R&D Productivity and Firm Size in Semiconductors and Pharmaceuticals: Evidence from Citation Yields

R&D Productivity and Firm Size in Semiconductors and Pharmaceuticals: Evidence from Citation Yields

Burak Dindaroglu (Izmir University of Economics, Turkey)
DOI: 10.4018/978-1-4666-1978-4.ch006
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Abstract

Using firm level panel data from the U.S., the authors explore the relationship between firm size and R&D productivity for two important and R&D-intensive industries: Semiconductors and Pharmaceuticals. They employ two measures of a firm’s R&D performance: the number of citations received per patented innovation, and the number of citations received per dollar of R&D expenditures. The former is a measure of the average quality of a firm’s patents, and the latter is a measure of total R&D output obtained per dollar of investments. The authors find that the average quality of patents (citations received per patent) falls with firm size in Pharmaceuticals, but there is no relationship between patent quality and firm size in Semiconductors. Citations received per R&D dollar decrease with size in both industries, which is due to the well-documented negative relationship between patents per R&D and firm size.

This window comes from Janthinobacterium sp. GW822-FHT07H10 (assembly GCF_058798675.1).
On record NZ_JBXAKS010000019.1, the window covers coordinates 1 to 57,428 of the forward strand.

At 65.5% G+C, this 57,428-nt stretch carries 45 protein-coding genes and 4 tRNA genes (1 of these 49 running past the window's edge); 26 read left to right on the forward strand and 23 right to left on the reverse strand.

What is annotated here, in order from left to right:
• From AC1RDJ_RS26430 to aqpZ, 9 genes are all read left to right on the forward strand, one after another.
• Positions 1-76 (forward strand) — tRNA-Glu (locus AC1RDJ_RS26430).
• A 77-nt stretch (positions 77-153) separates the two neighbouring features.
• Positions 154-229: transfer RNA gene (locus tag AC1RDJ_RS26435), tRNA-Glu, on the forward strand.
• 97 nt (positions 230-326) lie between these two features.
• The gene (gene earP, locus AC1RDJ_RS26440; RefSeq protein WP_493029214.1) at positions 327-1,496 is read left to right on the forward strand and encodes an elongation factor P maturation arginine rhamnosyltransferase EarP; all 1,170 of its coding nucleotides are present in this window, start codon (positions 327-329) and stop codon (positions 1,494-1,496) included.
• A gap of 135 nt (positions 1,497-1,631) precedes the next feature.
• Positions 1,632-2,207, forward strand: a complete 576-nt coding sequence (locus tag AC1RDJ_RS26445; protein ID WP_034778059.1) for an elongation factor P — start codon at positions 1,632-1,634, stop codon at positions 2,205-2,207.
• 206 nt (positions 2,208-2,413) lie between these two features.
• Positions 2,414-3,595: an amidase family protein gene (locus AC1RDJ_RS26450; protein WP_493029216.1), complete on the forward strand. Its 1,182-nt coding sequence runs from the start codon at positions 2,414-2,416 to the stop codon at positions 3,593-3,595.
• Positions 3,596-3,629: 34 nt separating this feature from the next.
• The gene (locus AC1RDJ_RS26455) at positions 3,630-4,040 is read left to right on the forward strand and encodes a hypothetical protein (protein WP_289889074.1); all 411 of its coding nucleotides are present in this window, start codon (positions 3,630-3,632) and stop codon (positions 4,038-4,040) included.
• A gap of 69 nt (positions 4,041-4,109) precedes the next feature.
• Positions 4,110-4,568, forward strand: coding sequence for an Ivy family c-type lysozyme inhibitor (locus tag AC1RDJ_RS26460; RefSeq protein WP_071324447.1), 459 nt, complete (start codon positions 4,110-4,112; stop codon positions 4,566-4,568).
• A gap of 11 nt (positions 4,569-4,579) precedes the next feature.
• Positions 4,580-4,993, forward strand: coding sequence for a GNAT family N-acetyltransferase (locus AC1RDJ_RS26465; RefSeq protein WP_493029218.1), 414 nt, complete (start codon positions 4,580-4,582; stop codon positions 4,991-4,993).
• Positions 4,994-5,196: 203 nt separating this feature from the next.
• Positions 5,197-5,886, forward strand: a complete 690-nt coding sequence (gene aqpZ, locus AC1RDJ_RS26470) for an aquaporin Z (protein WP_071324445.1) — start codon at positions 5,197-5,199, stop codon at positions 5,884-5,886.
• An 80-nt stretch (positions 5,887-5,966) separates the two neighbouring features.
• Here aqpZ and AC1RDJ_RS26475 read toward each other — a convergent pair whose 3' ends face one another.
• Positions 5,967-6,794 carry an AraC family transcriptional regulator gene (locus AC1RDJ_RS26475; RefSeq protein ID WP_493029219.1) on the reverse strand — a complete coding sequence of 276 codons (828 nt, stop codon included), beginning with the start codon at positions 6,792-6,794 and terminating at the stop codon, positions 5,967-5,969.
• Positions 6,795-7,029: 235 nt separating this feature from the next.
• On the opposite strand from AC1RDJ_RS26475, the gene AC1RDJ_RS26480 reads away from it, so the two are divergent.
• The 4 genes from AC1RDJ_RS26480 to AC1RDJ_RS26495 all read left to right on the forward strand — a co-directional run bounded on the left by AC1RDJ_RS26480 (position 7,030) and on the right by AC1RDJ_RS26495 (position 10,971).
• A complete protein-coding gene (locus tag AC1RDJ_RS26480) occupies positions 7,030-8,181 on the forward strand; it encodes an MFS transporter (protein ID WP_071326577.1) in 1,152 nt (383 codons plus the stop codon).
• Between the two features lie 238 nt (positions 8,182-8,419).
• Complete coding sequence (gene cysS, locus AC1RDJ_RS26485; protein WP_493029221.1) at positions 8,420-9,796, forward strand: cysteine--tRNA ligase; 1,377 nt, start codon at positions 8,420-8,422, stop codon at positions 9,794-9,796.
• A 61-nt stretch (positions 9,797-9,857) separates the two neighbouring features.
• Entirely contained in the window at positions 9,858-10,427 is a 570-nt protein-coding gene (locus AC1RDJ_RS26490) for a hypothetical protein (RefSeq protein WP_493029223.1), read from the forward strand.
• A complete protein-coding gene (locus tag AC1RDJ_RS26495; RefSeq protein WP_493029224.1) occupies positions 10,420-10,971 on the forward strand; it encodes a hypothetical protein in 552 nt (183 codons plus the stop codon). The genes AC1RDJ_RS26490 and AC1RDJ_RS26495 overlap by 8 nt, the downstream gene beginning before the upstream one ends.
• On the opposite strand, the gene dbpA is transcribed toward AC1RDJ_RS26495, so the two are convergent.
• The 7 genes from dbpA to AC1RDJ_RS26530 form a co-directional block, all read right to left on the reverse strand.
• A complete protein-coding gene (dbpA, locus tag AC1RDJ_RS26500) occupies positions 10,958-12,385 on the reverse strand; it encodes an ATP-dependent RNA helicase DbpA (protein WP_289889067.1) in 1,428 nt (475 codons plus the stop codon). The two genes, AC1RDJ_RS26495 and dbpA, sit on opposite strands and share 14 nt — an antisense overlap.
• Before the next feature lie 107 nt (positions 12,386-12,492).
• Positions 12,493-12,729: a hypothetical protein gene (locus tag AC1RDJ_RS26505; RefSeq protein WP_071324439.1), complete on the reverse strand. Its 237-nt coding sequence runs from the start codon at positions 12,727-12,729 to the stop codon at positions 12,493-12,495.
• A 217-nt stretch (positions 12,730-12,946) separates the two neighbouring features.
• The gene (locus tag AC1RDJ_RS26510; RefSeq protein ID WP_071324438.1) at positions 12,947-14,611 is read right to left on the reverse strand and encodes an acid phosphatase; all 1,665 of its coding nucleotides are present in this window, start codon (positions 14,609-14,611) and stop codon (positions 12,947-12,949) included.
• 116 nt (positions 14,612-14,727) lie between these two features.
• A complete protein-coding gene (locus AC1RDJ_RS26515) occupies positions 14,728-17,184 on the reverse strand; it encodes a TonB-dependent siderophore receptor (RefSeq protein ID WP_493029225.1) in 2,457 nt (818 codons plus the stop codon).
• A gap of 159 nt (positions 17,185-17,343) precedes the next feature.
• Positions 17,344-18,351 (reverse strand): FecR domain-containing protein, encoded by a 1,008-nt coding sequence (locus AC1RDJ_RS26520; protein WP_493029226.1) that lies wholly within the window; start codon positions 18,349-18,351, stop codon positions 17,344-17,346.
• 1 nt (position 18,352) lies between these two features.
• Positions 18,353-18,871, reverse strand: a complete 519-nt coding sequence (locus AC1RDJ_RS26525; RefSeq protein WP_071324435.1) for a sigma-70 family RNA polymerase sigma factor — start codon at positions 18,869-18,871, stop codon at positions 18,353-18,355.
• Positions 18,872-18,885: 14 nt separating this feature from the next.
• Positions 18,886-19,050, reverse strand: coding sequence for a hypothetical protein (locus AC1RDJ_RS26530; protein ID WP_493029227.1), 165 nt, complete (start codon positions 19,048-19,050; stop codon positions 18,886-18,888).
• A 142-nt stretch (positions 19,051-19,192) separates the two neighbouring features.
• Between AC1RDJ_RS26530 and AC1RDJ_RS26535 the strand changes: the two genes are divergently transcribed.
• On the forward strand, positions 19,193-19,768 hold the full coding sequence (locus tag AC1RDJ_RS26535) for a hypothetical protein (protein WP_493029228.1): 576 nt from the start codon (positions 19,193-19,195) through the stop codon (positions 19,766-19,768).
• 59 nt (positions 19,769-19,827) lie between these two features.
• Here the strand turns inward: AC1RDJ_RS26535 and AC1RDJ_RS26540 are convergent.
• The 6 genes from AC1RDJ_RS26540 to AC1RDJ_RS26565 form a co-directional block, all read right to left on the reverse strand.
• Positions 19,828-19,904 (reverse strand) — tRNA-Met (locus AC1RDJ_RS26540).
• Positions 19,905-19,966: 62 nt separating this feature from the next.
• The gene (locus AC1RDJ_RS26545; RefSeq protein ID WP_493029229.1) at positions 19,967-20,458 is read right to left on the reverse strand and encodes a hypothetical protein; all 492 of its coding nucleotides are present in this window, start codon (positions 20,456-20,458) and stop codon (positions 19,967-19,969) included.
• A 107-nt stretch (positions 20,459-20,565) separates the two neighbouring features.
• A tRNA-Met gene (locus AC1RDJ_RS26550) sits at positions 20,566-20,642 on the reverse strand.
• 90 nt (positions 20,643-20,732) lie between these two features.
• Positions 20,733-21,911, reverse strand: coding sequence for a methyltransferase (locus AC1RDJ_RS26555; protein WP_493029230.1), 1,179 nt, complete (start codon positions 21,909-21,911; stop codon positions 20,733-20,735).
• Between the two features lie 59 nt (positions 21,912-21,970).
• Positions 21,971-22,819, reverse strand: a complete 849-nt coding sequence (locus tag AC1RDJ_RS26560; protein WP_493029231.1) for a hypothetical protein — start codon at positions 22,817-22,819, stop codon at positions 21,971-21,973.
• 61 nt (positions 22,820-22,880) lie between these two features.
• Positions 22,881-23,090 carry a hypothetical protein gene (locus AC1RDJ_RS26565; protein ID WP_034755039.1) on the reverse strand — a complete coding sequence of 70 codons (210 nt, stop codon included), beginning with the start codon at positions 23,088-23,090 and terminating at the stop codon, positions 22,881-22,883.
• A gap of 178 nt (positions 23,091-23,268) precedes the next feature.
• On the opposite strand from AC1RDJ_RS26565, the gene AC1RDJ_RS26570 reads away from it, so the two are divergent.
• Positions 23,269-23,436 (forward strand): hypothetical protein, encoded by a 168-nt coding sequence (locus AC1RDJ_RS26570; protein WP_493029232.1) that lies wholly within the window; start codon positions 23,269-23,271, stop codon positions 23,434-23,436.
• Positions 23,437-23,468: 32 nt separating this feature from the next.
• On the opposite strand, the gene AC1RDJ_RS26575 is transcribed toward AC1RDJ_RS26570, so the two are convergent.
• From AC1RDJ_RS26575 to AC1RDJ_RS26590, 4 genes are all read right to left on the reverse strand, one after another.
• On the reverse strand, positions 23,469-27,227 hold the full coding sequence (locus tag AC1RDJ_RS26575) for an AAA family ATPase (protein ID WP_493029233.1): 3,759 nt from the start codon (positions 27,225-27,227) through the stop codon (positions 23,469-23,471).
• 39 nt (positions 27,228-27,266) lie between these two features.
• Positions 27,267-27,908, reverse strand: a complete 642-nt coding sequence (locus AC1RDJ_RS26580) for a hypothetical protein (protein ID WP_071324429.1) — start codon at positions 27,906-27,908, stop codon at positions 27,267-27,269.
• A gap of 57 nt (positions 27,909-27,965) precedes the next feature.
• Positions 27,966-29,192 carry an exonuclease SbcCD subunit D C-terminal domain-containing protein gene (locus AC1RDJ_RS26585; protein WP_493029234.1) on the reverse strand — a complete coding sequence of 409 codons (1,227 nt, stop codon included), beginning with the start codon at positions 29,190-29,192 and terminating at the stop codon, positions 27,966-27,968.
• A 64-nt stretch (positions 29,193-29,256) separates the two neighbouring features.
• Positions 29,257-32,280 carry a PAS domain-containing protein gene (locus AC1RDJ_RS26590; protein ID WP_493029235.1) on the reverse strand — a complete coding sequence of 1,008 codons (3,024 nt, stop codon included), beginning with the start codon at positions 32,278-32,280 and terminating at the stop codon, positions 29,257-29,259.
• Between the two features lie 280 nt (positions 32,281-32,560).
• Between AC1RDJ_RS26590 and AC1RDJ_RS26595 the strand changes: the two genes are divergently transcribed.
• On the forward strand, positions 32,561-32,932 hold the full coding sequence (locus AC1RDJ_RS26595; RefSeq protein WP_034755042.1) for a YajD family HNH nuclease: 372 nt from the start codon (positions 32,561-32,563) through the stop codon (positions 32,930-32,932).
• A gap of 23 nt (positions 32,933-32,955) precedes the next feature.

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Background

The relationship between firm size and R&D performance is among the most intensely debated questions in the economics of innovation. R&D performance is traditionally measured by patents (or patents per R&D dollar), or innovation counts. While there are conflicting results, the literature at large does not support the Schumpeterian hypothesis, and often finds evidence on the contrary. In an influential paper, Scherer (1965) studied the relationship between patenting and firm size for the 1955 cross section of the largest firms in U.S. He found that the number of patents increased less than proportionally with firm size for most of the sample, with the exception of a small number of very large firms. Bound et al. (1984) found that smaller firms obtained a larger number of patents per dollar of R&D expenditures in a 1976 cross section of U.S. manufacturing firms. Similar results have been found by Johannisson and Lindstrom (1971) in Swedish, and by Schwalbach and Zimmerman (1991) in German manufacturing. Therefore, such results are not confined to the U.S.

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